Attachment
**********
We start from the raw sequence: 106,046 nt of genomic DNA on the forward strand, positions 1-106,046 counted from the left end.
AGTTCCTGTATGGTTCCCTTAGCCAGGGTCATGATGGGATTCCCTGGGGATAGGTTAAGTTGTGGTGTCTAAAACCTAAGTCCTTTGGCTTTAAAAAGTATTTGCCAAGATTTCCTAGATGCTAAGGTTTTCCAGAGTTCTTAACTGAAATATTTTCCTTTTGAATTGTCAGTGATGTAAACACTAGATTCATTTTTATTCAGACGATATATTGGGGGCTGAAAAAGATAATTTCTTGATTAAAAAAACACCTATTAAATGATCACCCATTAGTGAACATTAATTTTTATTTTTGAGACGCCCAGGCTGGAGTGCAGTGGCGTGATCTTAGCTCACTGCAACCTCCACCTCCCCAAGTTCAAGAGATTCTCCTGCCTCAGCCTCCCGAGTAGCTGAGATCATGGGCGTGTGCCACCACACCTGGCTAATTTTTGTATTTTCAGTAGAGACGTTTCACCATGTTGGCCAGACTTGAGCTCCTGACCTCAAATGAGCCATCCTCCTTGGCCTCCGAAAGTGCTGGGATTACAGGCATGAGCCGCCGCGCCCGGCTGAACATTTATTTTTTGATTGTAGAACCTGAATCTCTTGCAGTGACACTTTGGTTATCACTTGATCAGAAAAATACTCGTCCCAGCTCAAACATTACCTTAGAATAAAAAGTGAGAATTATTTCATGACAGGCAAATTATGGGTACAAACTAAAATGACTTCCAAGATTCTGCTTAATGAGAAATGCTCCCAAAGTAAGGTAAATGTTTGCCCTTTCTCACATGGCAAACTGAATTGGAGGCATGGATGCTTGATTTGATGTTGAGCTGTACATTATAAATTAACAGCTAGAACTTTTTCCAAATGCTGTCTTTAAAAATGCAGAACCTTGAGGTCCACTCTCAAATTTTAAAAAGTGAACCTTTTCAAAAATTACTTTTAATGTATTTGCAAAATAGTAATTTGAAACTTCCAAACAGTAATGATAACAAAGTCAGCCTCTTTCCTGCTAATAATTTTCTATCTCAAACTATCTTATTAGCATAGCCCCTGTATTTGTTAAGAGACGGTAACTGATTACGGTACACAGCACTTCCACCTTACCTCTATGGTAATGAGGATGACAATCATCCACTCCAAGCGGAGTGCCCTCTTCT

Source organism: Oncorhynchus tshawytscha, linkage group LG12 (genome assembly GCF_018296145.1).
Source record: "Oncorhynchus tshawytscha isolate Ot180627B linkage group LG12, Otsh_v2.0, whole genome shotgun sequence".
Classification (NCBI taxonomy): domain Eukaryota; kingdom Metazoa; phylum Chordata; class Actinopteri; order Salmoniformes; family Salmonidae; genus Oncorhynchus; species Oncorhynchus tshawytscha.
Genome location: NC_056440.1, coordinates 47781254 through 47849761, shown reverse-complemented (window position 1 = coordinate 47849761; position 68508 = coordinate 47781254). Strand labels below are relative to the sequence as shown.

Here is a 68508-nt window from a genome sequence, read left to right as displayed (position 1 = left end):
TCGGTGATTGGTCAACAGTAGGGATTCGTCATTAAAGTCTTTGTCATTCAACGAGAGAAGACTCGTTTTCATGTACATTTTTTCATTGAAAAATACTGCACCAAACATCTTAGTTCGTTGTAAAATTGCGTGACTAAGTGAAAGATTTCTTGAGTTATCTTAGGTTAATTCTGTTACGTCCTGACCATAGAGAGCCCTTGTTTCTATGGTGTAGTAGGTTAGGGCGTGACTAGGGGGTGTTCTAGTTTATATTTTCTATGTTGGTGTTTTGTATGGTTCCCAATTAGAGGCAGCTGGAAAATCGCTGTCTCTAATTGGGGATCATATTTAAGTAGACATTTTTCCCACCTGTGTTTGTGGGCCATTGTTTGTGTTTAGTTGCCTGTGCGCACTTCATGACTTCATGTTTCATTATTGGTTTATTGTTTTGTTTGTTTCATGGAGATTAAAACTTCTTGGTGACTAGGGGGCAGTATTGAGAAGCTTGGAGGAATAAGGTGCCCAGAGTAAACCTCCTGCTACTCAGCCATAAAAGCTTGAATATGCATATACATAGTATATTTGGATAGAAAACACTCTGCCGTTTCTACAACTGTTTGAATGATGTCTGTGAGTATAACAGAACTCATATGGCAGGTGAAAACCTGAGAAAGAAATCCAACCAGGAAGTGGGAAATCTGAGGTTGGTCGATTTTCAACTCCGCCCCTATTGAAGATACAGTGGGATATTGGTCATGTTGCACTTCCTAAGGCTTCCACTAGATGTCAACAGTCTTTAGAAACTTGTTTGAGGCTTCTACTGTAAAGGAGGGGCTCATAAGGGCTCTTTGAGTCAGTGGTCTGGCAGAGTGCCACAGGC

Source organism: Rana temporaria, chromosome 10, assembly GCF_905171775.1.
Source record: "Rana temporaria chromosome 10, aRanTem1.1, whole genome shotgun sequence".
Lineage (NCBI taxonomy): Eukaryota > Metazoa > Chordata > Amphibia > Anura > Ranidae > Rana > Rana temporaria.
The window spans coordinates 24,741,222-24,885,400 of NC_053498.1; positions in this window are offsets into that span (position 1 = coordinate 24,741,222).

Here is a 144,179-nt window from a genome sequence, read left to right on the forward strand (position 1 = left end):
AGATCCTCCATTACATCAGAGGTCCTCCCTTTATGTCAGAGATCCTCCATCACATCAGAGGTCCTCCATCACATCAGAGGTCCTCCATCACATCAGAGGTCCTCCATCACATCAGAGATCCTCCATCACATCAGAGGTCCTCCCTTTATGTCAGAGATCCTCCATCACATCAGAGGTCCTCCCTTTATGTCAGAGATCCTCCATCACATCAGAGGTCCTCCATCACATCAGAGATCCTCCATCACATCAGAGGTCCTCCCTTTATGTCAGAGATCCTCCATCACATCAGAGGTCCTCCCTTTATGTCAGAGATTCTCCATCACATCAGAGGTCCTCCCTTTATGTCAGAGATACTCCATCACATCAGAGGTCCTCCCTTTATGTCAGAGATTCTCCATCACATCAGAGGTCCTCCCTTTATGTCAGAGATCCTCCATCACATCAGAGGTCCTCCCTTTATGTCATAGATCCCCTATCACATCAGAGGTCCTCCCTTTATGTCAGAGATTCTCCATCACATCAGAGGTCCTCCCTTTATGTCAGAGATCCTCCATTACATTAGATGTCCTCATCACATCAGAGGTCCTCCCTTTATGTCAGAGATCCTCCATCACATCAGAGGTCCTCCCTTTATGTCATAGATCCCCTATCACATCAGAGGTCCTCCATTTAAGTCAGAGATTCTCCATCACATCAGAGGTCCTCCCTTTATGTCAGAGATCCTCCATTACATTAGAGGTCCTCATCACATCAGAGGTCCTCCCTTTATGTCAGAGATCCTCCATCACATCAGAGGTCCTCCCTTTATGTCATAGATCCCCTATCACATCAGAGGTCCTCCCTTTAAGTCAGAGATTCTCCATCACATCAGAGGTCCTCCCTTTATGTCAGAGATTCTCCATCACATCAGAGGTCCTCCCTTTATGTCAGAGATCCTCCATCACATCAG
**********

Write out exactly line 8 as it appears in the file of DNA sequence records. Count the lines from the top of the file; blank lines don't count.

TCGGTGATTGGTCAACAGTAGGGATTCGTCATTAAAGTCTTTGTCATTCAACGAGAGAAGACTCGTTTTCATGTACATTTTTTCATTGAAAAATACTGCACCAAACATCTTAGTTCGTTGTAAAATTGCGTGACTAAGTGAAAGATTTCTTGAGTTATCTTAGGTTAATTCTGTTACGTCCTGACCATAGAGAGCCCTTGTTTCTATGGTGTAGTAGGTTAGGGCGTGACTAGGGGGTGTTCTAGTTTATATTTTCTATGTTGGTGTTTTGTATGGTTCCCAATTAGAGGCAGCTGGAAAATCGCTGTCTCTAATTGGGGATCATATTTAAGTAGACATTTTTCCCACCTGTGTTTGTGGGCCATTGTTTGTGTTTAGTTGCCTGTGCGCACTTCATGACTTCATGTTTCATTATTGGTTTATTGTTTTGTTTGTTTCATGGAGATTAAAACTTCTTGGTGACTAGGGGGCAGTATTGAGAAGCTTGGAGGAATAAGGTGCCCAGAGTAAACCTCCTGCTACTCAGCCATAAAAGCTTGAATATGCATATACATAGTATATTTGGATAGAAAACACTCTGCCGTTTCTACAACTGTTTGAATGATGTCTGTGAGTATAACAGAACTCATATGGCAGGTGAAAACCTGAGAAAGAAATCCAACCAGGAAGTGGGAAATCTGAGGTTGGTCGATTTTCAACTCCGCCCCTATTGAAGATACAGTGGGATATTGGTCATGTTGCACTTCCTAAGGCTTCCACTAGATGTCAACAGTCTTTAGAAACTTGTTTGAGGCTTCTACTGTAAAGGAGGGGCTCATAAGGGCTCTTTGAGTCAGTGGTCTGGCAGAGTGCCACAGGC